Example:
9  
0.5 9  0.055555556 (FIX mode) (The number is roundet to the 9th place after decimal digit.)  
5.555555556E002 (SCI mode) (The mantissa is roundet to the 9th place after decimal digit.)  
5.556E002 (SCI mode) (The mantissa is roundet to the third place after decimal digit.)  
55.556E003 (ENG mode)  
0.0555555555556 
The program is provided with a function that judges the priority level of individual calculations; thus, you can enter your calculations in the same order as in a given mathematical formula. The following table shows the priority level of individual calculations.
Example:
Key operation and sequence of calculation in
5 + 2 × sin 30 + 24 × 5^{3} =
The numbers  show the sequence of the
calculations.
When calculations with higher priority are executed, those with lower priority must be saved in the meantime.
The program is equipped with additional memories for such pending operations.
As these memories are also used for calculations with parentheses,
calculations can be performed according to a given mathematical formula
unless parentheses and pending operations exceed 30 levels in total.
Example:
Pending of 1 level  
Pending of 2 levels  
Pending of 3 levels  
By pressing the key, 3 pending levels are reached. After pressing the key the calculations "y^{x}" will be performed with highest priority and "×" with the same priority. Thus, after pressing the key, two pending levels remain.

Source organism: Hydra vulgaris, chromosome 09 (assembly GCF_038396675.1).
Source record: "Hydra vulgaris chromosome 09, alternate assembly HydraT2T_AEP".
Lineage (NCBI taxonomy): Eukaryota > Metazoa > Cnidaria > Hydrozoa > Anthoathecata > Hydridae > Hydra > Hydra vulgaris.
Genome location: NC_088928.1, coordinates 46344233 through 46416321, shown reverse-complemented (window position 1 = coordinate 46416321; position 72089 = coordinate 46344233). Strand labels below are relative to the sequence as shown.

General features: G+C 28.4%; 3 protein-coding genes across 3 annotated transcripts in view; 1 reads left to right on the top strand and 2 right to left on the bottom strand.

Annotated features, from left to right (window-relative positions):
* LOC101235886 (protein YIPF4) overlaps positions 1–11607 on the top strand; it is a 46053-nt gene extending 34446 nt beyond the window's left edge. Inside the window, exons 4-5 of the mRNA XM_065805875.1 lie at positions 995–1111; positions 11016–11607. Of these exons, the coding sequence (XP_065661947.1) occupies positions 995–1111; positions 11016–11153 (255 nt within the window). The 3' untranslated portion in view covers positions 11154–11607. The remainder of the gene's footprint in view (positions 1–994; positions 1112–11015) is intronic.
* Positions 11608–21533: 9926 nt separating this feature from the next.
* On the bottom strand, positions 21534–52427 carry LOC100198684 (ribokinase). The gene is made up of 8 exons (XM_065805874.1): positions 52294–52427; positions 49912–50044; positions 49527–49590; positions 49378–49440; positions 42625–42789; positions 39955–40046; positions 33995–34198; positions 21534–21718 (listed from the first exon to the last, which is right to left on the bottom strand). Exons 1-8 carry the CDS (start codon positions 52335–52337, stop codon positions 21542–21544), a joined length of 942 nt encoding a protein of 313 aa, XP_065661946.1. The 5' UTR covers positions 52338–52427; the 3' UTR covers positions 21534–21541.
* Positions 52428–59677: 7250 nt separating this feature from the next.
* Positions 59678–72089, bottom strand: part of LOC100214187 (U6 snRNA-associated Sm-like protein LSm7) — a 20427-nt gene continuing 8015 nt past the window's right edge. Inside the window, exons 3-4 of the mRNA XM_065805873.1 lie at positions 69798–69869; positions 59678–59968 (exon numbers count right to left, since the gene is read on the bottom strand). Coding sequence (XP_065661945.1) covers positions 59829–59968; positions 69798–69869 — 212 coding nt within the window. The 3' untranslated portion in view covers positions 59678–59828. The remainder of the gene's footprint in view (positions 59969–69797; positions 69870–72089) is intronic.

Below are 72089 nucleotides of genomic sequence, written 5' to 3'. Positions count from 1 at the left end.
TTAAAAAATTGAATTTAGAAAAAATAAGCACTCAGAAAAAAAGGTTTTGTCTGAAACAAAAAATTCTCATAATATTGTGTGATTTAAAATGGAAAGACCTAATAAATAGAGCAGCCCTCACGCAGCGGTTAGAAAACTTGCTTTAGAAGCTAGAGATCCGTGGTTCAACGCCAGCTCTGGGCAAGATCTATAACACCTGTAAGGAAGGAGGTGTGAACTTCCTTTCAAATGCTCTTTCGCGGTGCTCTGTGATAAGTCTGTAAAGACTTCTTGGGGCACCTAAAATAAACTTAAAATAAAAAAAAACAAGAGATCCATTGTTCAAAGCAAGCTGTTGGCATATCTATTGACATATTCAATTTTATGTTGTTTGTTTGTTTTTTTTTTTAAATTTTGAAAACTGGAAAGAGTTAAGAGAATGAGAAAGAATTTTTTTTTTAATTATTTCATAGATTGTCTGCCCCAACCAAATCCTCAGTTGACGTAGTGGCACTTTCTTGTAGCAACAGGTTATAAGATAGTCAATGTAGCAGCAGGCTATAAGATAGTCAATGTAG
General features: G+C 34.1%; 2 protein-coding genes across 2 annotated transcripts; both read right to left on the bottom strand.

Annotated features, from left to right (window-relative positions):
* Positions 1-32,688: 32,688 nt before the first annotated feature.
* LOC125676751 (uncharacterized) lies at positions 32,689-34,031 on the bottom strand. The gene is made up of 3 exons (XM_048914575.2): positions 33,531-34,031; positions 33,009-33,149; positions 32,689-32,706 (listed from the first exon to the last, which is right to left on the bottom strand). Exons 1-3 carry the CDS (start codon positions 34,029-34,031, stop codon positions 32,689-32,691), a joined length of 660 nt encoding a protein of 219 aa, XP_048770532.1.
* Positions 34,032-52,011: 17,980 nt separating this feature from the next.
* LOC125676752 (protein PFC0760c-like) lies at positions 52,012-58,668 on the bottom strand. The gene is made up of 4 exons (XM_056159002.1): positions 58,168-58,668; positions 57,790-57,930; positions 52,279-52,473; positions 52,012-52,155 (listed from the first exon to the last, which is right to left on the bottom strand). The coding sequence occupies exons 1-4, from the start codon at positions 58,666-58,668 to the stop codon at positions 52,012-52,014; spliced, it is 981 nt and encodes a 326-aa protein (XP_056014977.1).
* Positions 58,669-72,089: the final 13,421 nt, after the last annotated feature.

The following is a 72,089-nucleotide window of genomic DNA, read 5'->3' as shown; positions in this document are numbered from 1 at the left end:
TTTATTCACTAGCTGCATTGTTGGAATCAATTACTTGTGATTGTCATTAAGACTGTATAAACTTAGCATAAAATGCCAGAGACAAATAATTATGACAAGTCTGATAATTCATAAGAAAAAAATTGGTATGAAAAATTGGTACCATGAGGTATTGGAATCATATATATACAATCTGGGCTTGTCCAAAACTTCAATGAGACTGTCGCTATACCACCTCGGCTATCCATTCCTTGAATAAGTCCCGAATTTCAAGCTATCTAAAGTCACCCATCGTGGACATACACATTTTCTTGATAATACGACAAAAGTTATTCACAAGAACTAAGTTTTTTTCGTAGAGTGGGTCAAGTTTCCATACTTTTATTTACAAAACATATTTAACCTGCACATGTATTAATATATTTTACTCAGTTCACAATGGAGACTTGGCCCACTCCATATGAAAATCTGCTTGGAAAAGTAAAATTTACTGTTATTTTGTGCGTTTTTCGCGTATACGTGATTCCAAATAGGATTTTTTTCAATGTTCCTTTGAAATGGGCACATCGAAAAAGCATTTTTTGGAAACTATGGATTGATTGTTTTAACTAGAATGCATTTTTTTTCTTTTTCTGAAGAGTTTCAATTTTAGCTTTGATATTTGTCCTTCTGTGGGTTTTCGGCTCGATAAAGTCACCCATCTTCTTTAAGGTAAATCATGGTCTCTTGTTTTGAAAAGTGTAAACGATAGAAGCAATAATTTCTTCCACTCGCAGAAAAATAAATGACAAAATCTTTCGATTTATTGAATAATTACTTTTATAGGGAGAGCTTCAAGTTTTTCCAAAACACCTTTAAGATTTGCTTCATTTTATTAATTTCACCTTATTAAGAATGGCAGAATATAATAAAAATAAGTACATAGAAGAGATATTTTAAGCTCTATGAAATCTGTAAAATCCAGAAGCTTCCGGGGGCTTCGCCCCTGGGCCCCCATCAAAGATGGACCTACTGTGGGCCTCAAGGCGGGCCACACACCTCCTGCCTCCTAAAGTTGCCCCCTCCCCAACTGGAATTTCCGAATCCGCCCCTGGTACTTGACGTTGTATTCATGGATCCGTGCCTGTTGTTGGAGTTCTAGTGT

Example:
i)  4 numbers and operations stay pending.  
ii)  After pressing the key first the calculation between parentheses 3  4 ÷ 5 will be performed; 2 calculations stay pending. 
3. LOGIC MODE 
Computer engineers and programmers are in need of simple conversions between various numeric systems as well as for calculations with boolean logic. With the calculator SC102P this problem is solved by providing the LOGIC mode. The LOGIC mode can be selected by tapping of the corresponding field at the right border.
How the calculator looks in LOGIC mode (hexadecimal notation selected):
On color devices  On B/W devices  

The calculator can operate with integer values up to a bit width of 32 bits in four different numeric systems.
To convert a number to its hexadecimal equivalent; at the same time the calculator will be switched to hexadecimal notation HEX. ( is shown in the displayed.)